• S. Hernández-León
    • , R. Koppelmann
    •  & C. M. Duarte
  • Perspective
    | Open Access

    Marine aquaculture is widely proposed as compatible with ocean sustainability, biodiversity conservation, and human nutrition goals. In this Perspective, Belton and colleagues dispute the empirical validity of such claims and contend that the potential of marine aquaculture has been much exaggerated.

    • Ben Belton
    • , David C. Little
    •  & Shakuntala H. Thilsted
  • Article
    | Open Access

    Fish production is predicted to decrease with anthropogenic global warming. Here the authors analyse fish fossil assemblages from 62–46 My old deep-sea sediments and instead find a positive correlation between fish production and ocean temperature over geological timescales, which a data-constrained model explains in terms of trophic transfer efficiency and primary production.

    • Gregory L. Britten
    •  & Elizabeth C. Sibert
  • Article
    | Open Access

    Phytoplankton are biogeochemically important but the drivers of their seasonal cycles in the Southern Ocean are poorly resolved. Here the authors use seven years of ARGO float data to measure bloom initiation, decline and termination throughout the Southern Ocean, finding that bloom dynamics are especially sensitive to the coupling between cell division rates and loss processes.

    • Lionel A. Arteaga
    • , Emmanuel Boss
    •  & Jorge L. Sarmiento
  • Article
    | Open Access

    Due to legislative shortfalls, species of global conservation concern can still be captured in commercial fisheries. Here the authors show that 91 threatened species are reported in catch/landing databases, 13 of which are traded internationally despite their conservation concern.

    • Leslie A. Roberson
    • , Reg A. Watson
    •  & Carissa J. Klein
  • Article
    | Open Access

    The blooming alga Emiliania huxleyi and its viruses are a model for density-dependent virulent dynamics. However, Knowles et al. show that this host–virus system exhibits temperate dynamics at natural host densities, in a manner dependent on host physiology.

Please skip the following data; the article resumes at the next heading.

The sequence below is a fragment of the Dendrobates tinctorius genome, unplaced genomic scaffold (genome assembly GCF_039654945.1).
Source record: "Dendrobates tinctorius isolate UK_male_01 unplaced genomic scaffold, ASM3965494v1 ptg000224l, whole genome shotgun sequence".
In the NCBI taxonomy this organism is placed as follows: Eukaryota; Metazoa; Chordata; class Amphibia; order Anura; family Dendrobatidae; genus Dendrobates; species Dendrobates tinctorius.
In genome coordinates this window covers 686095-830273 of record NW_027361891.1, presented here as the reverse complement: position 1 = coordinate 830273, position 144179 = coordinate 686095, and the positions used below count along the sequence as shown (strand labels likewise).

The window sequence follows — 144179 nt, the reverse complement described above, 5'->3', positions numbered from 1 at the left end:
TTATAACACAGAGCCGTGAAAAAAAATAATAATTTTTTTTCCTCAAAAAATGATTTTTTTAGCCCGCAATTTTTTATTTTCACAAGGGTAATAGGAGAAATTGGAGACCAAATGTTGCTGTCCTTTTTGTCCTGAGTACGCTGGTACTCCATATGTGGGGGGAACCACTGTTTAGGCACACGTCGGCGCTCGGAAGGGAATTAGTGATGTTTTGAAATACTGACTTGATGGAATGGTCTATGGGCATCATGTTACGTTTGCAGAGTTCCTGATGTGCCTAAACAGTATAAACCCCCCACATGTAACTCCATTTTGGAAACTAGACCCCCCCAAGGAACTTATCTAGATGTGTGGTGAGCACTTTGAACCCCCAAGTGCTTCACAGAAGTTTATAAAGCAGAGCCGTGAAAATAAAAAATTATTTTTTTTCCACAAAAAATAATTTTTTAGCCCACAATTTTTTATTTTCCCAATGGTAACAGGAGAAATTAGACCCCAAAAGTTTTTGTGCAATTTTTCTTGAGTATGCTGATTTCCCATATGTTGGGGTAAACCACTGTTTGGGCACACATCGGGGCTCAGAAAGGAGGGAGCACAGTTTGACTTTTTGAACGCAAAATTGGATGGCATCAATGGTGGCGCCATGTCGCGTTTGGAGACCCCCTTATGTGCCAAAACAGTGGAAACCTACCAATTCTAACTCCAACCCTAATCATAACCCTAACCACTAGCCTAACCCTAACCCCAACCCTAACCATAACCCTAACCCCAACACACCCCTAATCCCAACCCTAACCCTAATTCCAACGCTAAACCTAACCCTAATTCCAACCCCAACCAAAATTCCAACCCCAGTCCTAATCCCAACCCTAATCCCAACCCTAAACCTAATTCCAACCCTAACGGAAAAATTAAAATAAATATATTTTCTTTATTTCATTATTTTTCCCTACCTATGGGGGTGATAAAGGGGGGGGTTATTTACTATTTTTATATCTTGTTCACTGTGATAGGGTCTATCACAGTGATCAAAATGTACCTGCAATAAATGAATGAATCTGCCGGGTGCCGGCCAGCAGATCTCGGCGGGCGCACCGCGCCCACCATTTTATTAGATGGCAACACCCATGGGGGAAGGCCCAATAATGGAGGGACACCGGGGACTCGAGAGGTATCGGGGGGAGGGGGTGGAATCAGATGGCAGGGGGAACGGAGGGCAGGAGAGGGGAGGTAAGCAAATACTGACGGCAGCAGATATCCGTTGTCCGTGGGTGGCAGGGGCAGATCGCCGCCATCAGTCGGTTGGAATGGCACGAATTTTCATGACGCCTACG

• Ben Knowles
    • , Juan A. Bonachela
    •  & Kay D. Bidle
  • Article
    | Open Access

    Ecosystem Based Management measures developed to prevent overfishing could be particularly important under climate change. Here the authors combine climate and fish stock modelling to show that EBM cap implementation reduces climate-driven fishery declines under RCP 4.5 and 8.5 before midcentury. However, there are thermal tipping points beyond which potential collapses are predicted.

    • K. K. Holsman
    • , A. C. Haynie
    •  & A. E. Punt
  • Article
    | Open Access

    Ocean cold seeps are poorly understood relative to related systems like hydrothermal vents. Here the authors use high pressure bioreactors and microbial communities from a cold seep mud volcano and find a previously missing step of methane conversion to acetate that likely fuels heterotrophic communities.

    • Shanshan Yang
    • , Yongxin Lv
    •  & Yu Zhang
  • Article
    | Open Access

    Brandl, Johansen et al. compare organismal traits, community structure, and productivity dynamics of cryptobenthic reef fishes across two locations, the Arabian Gulf and the Gulf of Oman, the former of which harbors the world’s hottest coral reefs. They show that environmental extremes in the Arabian Gulf result in dramatically less diverse, abundant, and productive cryptobenthic fish assemblages, which could foreshadow the future of coral reef biodiversity and functioning.

    • Simon J. Brandl
    • , Jacob L. Johansen
    •  & John A. Burt
  • Article
    | Open Access

    Anthropogenic stressors affect many aspects of marine organismal health. Here, the authors expose surgeonfish to temperature and pesticide stressors and show that the stressors, separately and in combination, have adverse effects on thyroid signaling, which disrupts several sensory systems and important predation defenses.

    • Marc Besson
    • , William E. Feeney
    •  & David Lecchini
  • Article
    | Open Access

    Little is known about gene expression of organisms in the deep sea, partially owing to constraints on sampling these organisms in situ. Here the authors circumvent this problem, fixing tissue of a deep-sea mussel at 1,688 m in depth, and later analyzing transcriptomes to reveal gene expression patterns showing tidal oscillations.

    • Audrey M. Mat
    • , Jozée Sarrazin
    •  & Marjolaine Matabos
  • Article
    | Open Access

    Satellites can observe marine phytoplankton, but observations are sparse in seasonally dark, cloudy environments like the Southern Ocean. These authors use Argo floats to track the fate of phytoplankton blooms off Antarctica and determine 10% of biomass is exported, while 90% is prey to grazing.

    • Sébastien Moreau
    • , Philip W. Boyd
    •  & Peter G. Strutton
  • Article
    | Open Access